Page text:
For Carlos Bravo Villa, an indepedent environmental consultant, allowing the use of synthetic e-fuels in road transport would risk throwing the whole decarbonization effort off track.

"The decarbonization of transport is a major challenge, and there is no room for inefficient use of electricity," Bravo Villa told DW.

According to a study presented in 2023 by Transport and Environment and other European climate organizations, in order to boost the use of e-fuels in road transport, a large amount of additional renewable energy would have to be generated. That would entail the installation of a significant number of extra renewable energy plants.

"If you put renewable electricity directly into a car battery, you get up to five times more energy efficiency than if you use that electricity to produce green fuel," Bravo Villa said.

However, electric vehicles (EV) may only be available to a select few. The Obrist Group argued that they are still too expensive, and that hybrid models of this type can accelerate the transition to cleaner cars. "We cannot change the entire automotive industry to electric cars. So we need a different, environmentally friendly possibility to solve this issue," Prock explained.

How can methanol make the shipping industry climate-neutral

Although electric car sales have been rising steadily in recent years, we may be at a turning point. The economic consultancy provider BloombergNEF sees a slowdown in 2024, although it expects global electric vehicle sales to reach 16.7 million units this year. In April, Tesla said it would accelerate the launch of cheaper models after reporting disappointing sales results for the third straight quarter.

For his part, Bravo Villa believes that the focus on electric cars has to remain firm. "Hybrid cars, not even using this methanol, do not make any sense, and even less so at the moment, with the accelerated evolution of battery technology, which will continue to improve in the short term," he said. "In parallel, the deployment of the necessary public charging infrastructure is already underway."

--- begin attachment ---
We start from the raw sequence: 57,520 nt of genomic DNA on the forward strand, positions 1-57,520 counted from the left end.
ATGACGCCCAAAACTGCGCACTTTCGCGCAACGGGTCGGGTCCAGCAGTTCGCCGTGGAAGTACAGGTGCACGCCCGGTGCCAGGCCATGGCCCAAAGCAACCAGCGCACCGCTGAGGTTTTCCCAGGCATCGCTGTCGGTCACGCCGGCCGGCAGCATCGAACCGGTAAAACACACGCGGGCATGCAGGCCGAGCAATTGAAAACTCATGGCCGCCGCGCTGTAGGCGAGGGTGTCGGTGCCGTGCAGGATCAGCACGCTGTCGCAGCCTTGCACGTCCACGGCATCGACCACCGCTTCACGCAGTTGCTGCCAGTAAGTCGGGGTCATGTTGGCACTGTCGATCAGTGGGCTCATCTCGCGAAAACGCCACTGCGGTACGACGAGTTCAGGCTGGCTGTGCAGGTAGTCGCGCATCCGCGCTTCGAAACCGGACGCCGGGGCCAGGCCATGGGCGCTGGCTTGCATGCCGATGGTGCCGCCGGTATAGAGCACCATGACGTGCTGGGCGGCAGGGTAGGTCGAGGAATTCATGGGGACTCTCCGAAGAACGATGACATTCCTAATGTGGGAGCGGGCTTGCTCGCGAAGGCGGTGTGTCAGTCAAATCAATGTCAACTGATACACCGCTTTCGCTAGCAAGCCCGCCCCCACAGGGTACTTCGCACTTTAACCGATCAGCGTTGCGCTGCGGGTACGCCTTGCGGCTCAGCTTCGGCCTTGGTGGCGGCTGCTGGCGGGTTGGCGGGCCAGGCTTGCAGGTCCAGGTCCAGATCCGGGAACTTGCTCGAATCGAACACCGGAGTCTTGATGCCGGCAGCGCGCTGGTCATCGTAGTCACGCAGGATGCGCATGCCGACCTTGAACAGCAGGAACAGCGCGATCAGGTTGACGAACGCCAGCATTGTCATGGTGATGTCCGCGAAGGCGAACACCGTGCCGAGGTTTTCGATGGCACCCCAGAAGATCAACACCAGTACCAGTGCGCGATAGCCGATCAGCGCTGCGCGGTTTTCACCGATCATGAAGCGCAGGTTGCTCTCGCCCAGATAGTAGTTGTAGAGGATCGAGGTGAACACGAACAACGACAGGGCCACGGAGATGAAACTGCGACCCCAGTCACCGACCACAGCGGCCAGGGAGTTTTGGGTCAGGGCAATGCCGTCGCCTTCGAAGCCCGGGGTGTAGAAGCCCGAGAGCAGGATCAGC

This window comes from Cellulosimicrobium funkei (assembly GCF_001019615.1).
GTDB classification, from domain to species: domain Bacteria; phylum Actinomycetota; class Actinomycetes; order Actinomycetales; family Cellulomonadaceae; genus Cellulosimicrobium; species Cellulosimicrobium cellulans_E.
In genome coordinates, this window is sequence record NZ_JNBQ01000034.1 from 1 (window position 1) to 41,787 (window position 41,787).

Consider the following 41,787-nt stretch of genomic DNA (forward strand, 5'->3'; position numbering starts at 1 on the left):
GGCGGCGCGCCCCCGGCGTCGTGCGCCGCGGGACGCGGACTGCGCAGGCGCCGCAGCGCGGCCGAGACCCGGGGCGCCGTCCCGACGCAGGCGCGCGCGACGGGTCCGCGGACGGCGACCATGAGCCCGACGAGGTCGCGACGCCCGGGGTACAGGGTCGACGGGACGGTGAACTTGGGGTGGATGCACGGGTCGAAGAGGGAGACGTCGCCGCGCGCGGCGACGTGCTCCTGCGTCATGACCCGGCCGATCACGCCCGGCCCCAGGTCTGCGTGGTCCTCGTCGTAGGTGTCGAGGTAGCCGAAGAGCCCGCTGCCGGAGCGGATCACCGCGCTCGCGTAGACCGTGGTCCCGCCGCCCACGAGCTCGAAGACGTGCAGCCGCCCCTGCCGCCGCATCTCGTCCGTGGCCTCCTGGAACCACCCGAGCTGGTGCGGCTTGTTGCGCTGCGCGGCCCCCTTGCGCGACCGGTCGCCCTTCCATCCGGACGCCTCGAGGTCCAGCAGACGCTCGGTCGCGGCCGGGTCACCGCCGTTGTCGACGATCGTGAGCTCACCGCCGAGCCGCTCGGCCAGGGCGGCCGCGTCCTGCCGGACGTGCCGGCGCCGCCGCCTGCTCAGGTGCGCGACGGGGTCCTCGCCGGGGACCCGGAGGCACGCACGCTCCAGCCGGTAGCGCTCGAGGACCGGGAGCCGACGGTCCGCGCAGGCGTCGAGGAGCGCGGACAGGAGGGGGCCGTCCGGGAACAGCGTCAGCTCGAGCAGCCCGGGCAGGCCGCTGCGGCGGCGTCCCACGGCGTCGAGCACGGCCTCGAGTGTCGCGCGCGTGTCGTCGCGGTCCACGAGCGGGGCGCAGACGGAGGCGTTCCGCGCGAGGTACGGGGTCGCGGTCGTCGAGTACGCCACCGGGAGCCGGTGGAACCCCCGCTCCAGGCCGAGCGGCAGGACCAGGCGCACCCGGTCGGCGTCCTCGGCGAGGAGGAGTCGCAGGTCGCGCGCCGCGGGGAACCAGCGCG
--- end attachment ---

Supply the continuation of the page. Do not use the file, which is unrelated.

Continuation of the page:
Using the technology on a global scale

Although the focus is often on cars, green methanol has a promising role to play in other areas, too. Prock pointed out that, "it can also be used as a raw material for the chemical industry, and as fuel for ships." 

In this respect, Bravo Villa goes even further: "It would be an excellent option for maritime transport, where the possibilities of using batteries like those in cars are still very limited," he said.

Likewise, DAC technology can play an important role in the whole process.

"It has promising potential, as it offers the ability to capture CO2 directly from the air, regardless of geographical location," Mas Herrador said. "It can be complementary to other climate change mitigation measures, such as emission reductions and the use of renewable energies."

As the sun sets over Lindau, it's clear a definitive solution is still out of reach. A future in which sustainable mobility is a reality may be near, but achieving it will require more than just air.

Edited by: Tim Rooks